There is a lot to learn about CRM, and a lot to be said about it. Whether you’re new to CRM completely or have been working in it for many years, CRM constantly evolves for all.
When it comes to being effective with a CRM project, there are several key considerations to keep in mind.
Here are a few to get you started…
1. Get Over Bad Past CRM Experiences to Find New Success
If your leadership or users have had bast past CRM experiences, they may not be keen to implement a new system.
If you’ve experienced a CRM project gone wrong, you may have been witness to some of these complaints:
“My sales team never used it.”
“We spent all of this money, and what did we get?!”
“Marketing and sales have totally different system expectations.”
“IT doesn’t support it.”
And much more!
To get over bad past CRM experiences, you must address these past failures and identify what prevented you from succeeding. When you have clear awareness into what prevented you before, you can take a new approach today to increase your chance at CRM success.
2. Plan, Prepare, and Perform
Despite past bad CRM experiences, it’s important that you focus on how you can prevent failures instead of anticipating them to come.
In order to plan for success, you should:
Get input from cross-functional teams so the system reflects all daily functionality and roles
Gain executive sponsorship to give your users an example to follow and learn from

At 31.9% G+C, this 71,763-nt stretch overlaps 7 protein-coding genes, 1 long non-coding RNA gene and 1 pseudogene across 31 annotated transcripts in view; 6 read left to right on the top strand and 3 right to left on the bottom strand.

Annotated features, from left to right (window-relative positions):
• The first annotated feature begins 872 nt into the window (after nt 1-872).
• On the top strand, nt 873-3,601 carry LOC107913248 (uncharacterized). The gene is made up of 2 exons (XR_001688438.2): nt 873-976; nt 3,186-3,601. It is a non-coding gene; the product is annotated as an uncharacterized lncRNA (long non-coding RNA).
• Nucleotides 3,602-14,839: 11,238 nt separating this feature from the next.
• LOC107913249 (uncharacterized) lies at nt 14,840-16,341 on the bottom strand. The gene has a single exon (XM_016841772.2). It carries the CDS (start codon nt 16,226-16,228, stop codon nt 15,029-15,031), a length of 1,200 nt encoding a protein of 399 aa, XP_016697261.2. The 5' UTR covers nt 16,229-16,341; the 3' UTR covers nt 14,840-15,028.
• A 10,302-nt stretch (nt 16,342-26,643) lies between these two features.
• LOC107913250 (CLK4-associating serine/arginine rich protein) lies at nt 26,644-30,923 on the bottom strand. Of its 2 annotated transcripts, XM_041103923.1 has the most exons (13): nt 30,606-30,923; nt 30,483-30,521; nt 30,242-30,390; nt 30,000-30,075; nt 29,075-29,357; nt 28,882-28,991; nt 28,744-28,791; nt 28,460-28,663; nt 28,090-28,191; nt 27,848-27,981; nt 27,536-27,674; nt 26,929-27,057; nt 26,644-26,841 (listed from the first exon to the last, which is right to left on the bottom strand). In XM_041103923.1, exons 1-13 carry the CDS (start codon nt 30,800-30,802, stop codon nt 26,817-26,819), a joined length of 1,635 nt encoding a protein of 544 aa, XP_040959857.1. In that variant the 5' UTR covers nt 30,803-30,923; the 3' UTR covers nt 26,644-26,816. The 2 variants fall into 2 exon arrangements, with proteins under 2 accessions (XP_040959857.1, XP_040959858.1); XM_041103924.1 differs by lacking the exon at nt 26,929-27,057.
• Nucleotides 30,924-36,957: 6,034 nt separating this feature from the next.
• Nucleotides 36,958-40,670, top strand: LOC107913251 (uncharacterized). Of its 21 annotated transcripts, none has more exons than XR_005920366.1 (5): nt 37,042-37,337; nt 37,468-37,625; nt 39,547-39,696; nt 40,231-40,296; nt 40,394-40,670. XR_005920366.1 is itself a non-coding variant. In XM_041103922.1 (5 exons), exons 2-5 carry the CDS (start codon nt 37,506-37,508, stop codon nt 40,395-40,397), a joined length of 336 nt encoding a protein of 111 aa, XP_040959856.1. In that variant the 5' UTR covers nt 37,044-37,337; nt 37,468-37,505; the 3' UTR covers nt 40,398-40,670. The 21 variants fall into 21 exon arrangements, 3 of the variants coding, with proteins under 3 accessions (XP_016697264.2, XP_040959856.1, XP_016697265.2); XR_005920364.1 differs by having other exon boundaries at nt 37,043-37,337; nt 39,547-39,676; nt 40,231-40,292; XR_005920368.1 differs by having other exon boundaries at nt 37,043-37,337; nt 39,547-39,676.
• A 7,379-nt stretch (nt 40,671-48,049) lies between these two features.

Define true problems you may encounter to provide clarity about what it will take to be successful this time around
Listen to what your users and customers need and want out of a system to improve your business functionality and best practices
Keep your CRM system and avoid making it too complex – it should be user-friendly across its lifetime
And much more!
When you plan and prepare for CRM success, you set yourselves and your business up to perform excellently.
3. Define CRM
Everyone will enter your CRM space with different knowledge and experiences. Don’t assume everyone knows what a CRM is, how it works, and what is expected of them.
Clearly define the functionality, goals, objectives, responsibilities, and impact upfront to prevent users from feeling overwhelmed in the current and future states of your project.
4. Address Who is Involved
Once you implement CRM, CRM is forever, and even if your whole team is not composed of daily users, they will be impacted in some way.
It’s important that this is clear across your organization so no one feels in the dark about your CRM project and its impact on your organization’s flow and functionality.
There should be clear visibility into the impact, use, and benefits of CRM for your organization across every team.